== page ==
It feels like warping back more than 150 years in time when you drive into Centerville, on US 40 and the old National Road in east-central Indiana.
The town’s cobblestone streets have long been supplanted by four lanes of asphalt. But almost everything else about Centerville takes you back. Way back. Like the Mansion House, built in 1840. It has served as the office for the Western Stage Company and as a tavern (think: meal and place to sleep) for travelers. In 1858, the women of Centerville had enough of the gambling and boozing that went on inside, so they axed their way through the door and destroyed all of the whiskey barrels, letting the liquor spill into the street.
Centerville, platted in 1814, predates the National Road. It became the Wayne County seat of justice in about 1818. This log cabin was once the courthouse — but that was before 1818, when the county seat was in Salisbury. As best as I can tell, that town doesn’t exist anymore. The log cabin was dismantled and rebuilt in Centerville in 1952. It’s the last standing log courthouse in the entire old Northwest Territory.
By 1870, nearby Richmond had become by far the largest town in the county, and wanted to be the county seat. But Centerville was determined not to let it go. They went as far as to build a new jail, thinking it would help their cause. It didn’t; the courts ruled in Richmond’s favor. But Centerville wasn’t done fighting. When officials from Richmond came to Centerville’s new jail to get the courthouse’s records, they were rebuffed twice: first by locked gates and then by cannon. That jail, pictured above, is now Centerville’s library — and it still features holes from where iron scraps fired from the cannon pierced the building’s facade. The next day, soldiers came and took the records by force.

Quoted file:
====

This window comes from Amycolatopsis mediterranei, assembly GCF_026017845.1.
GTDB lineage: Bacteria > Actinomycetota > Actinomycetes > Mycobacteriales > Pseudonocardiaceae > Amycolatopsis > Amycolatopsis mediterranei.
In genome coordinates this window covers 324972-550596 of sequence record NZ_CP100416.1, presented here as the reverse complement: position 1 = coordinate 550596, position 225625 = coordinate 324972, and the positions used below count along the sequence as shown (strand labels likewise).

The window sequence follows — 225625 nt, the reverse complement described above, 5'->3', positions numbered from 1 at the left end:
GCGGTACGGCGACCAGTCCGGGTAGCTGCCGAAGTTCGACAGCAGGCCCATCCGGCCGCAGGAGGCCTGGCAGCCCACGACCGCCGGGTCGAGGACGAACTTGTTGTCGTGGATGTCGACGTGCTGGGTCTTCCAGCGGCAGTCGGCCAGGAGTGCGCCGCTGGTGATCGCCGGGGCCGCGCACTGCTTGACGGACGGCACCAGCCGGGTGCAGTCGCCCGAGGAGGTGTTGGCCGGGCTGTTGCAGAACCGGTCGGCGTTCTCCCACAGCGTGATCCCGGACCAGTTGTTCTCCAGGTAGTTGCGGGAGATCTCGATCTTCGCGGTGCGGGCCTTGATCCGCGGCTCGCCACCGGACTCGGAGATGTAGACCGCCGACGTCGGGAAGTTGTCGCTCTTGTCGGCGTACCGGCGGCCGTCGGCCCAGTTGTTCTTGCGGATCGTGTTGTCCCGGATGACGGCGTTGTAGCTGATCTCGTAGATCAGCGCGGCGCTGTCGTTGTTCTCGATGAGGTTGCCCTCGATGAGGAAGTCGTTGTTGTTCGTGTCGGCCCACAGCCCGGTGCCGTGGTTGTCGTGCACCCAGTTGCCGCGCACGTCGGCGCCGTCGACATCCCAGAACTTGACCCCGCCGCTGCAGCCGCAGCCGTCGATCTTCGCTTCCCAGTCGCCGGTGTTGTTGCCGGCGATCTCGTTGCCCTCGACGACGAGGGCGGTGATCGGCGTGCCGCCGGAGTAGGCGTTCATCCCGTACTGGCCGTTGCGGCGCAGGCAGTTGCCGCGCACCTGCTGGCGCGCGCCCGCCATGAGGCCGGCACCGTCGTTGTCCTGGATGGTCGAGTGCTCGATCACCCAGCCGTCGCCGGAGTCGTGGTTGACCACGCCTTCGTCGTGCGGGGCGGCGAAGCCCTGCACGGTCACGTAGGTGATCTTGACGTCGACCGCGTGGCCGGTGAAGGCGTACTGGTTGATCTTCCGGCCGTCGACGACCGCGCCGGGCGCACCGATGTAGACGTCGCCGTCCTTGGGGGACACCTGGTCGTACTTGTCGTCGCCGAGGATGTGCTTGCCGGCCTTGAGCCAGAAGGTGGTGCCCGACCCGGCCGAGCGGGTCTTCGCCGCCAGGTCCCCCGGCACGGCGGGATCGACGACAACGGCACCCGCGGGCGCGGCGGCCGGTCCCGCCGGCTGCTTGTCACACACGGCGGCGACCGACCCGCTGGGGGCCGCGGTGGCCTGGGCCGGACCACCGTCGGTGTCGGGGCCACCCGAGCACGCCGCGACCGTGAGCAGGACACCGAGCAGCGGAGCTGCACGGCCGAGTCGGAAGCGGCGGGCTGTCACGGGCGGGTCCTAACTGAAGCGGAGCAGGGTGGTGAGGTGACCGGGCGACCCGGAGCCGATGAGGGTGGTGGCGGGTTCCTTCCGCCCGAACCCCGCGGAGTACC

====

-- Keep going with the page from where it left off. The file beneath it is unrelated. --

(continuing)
Centerville is known as “the city of arches” for five arches built into some of its buildings.
The National Road was once 100 feet wide through Centerville. But the people of Centerville encroached into the right-of-way when they added onto the fronts of their houses in the 1820s and 1830s, narrowing the road to just 65 feet. The arches allowed access to the original buildings.
Today, Centerville is known mostly for its many antique shops. So is nearby Cambridge City. You can spend a very enjoyable day on the National Road in these two towns visiting all of the antique shops. I found an old camera in one to add to my collection. (For the camera geeks in my audience, it’s a Minolta SR-T 202 with a dead meter — but a 50mm f/1.4 MD Rokkor-X lens, for $30.)
My friend Dawn and I walked through Centerville to take in the architecture. An accident had closed I-70, shunting traffic onto US 40 and through Centerville. I had to wait quite some time to get this photo. And it was sobering to walk the sidewalk and feel the semis rumble by just a few feet away. I can only imagine what Centerville was like before I-70 was built and all that traffic had no choice but to drive through here.
Dawn and I stopped for a selfie in front of the mural on the end of the buildings in the previous photo. It was a great day to be on the National Road — sunny and mild.
Centerville is bookended by two great houses: the Mansion House on the east, and this, the 1823 Lantz House, on the west. When Dawn and I last visited, in 2009, the Lantz House was a bed and breakfast. It looks like those days are over now; the house is for sale.
We lingered too long in charming Centerville. Just like last time.
I’ve driven the National Road from its beginning in Baltimore, MD to its end in Vandaila, IL. To read everything I’ve ever written about it, click here.
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Last updated on 27 March 2020 by Jim Grey